So far 2011’s IPO market has been notable mostly for the remarkable early success of some major internet companies. But The Wall Street Journal reports that these tech IPOs have proven disappointing after the initial hype wears off.
Though the biggest planned IPO in the tech sector, Facebook, was ultimately delayed until at least next year, companies like LinkedIn, Pandora and, most recently, Groupon have kept investors interested despite the volatile market.
The Journal cites IPO data firm Dealogic noting that internet companies have seen first day gains of 28 percent, exactly four times the 7 percent growth shown by all other companies. These companies quickly decline from that peak, however, with both internet and non-internet companies down 8 percent from their IPO price.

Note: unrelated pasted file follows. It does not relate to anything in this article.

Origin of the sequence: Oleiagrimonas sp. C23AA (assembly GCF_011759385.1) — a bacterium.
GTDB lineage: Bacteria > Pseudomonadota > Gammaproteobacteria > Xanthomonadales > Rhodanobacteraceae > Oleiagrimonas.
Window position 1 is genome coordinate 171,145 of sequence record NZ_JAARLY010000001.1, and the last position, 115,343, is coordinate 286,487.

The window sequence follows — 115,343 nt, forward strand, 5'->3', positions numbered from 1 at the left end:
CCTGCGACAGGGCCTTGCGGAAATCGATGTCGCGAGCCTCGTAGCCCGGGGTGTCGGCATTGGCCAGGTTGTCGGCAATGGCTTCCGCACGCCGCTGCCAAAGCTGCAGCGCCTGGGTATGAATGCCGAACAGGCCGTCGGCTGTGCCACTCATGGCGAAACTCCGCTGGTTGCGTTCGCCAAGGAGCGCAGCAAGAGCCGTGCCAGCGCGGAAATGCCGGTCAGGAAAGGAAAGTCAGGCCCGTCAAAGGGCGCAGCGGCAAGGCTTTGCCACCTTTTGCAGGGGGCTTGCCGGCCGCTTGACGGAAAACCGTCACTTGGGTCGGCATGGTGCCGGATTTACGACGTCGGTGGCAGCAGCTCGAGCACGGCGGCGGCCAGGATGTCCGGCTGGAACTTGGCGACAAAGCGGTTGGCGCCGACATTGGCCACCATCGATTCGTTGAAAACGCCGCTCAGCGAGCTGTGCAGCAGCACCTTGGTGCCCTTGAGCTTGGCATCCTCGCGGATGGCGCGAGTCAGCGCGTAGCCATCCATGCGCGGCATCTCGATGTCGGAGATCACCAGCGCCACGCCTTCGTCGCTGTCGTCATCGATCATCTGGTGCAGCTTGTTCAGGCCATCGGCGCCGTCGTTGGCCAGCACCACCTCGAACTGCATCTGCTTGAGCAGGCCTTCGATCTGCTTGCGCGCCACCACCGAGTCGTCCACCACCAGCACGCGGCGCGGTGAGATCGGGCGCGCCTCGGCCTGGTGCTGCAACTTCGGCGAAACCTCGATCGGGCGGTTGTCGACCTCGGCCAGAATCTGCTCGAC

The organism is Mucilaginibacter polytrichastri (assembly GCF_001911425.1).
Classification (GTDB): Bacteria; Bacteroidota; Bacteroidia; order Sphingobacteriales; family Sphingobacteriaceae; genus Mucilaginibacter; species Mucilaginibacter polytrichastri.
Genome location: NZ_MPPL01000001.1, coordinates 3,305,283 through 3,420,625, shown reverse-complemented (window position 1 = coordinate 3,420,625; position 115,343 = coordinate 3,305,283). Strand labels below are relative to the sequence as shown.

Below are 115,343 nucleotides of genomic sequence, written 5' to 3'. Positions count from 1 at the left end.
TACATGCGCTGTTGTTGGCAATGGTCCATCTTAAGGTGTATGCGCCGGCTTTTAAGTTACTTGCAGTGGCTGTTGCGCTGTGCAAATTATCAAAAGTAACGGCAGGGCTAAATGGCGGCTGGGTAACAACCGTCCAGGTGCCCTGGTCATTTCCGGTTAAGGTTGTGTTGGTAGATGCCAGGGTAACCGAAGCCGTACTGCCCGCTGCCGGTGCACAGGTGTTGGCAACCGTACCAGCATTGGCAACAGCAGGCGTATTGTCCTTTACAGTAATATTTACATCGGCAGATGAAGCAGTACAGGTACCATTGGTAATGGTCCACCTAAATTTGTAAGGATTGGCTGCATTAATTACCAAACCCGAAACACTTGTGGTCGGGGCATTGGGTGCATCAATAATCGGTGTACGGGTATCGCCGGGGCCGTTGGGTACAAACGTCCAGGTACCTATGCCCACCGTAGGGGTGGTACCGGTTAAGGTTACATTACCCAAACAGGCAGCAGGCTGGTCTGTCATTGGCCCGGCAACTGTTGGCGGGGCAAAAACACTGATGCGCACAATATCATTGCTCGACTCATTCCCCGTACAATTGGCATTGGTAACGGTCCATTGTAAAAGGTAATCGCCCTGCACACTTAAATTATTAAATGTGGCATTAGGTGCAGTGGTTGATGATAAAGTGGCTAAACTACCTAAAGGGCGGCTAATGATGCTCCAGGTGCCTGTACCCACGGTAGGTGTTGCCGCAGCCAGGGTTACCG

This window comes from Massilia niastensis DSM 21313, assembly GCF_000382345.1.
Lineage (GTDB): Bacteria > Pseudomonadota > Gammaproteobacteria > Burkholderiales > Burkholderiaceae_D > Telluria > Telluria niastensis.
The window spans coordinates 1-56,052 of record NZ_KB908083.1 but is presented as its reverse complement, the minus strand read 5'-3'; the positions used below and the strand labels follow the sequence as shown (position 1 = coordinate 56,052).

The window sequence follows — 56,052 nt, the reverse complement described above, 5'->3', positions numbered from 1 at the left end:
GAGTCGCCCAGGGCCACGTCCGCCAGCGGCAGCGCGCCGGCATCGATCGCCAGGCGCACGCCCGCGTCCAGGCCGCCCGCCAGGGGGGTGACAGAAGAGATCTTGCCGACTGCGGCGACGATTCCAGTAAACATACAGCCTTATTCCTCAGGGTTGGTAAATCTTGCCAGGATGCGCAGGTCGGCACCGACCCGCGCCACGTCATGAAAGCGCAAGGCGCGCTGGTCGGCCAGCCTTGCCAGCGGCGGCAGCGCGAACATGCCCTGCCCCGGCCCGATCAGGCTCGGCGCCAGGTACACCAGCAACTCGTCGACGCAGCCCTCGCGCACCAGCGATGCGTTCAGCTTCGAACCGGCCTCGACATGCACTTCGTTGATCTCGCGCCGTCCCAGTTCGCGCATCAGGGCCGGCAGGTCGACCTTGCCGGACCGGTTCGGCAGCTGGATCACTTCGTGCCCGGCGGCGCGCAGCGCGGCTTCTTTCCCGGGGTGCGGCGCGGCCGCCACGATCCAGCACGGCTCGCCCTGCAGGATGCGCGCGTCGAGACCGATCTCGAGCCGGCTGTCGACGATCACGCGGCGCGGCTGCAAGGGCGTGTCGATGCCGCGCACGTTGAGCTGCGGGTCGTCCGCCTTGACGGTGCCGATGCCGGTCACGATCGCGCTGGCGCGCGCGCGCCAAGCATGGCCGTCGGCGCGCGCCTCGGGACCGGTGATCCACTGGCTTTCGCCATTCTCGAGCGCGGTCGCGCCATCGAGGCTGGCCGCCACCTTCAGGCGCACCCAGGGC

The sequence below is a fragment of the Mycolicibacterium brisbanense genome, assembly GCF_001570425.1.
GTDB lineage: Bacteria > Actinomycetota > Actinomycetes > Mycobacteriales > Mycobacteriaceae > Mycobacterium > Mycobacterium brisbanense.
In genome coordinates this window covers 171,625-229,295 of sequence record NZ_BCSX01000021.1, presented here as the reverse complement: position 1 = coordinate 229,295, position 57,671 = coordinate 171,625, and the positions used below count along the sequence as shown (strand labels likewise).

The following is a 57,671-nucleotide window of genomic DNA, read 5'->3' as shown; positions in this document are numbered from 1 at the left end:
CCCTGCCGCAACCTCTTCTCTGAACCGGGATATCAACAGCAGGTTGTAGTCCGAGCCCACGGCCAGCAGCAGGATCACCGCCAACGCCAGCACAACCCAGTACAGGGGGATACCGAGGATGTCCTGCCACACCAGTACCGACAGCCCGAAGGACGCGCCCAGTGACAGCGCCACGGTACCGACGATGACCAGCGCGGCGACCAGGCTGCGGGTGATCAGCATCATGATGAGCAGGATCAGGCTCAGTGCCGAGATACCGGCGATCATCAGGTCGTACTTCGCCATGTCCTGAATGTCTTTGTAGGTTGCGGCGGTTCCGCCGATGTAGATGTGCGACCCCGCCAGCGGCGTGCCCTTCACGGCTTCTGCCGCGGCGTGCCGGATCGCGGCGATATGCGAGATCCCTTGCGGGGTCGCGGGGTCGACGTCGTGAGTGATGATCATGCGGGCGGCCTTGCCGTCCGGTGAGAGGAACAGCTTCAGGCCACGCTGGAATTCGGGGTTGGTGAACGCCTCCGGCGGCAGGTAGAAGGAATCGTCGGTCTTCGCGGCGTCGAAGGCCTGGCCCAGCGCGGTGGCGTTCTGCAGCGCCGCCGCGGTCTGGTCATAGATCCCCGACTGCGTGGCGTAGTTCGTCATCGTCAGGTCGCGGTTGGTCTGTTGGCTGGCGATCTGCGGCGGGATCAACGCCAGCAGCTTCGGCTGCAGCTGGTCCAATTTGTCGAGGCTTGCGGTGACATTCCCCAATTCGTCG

The New York Times notes one of the major problems with this apparent underlying weakness is the expectation that some of these major IPOs, in particular Groupon, can serve to support the broader tech market.
“Until now, we haven’t had a massive tent pole, something that can create a lot of wealth for investors in Chicago, who in turn can create more wealth,” Kevin Willer, chief executive of the Chicagoland Entrepreneurial Center, told the Times.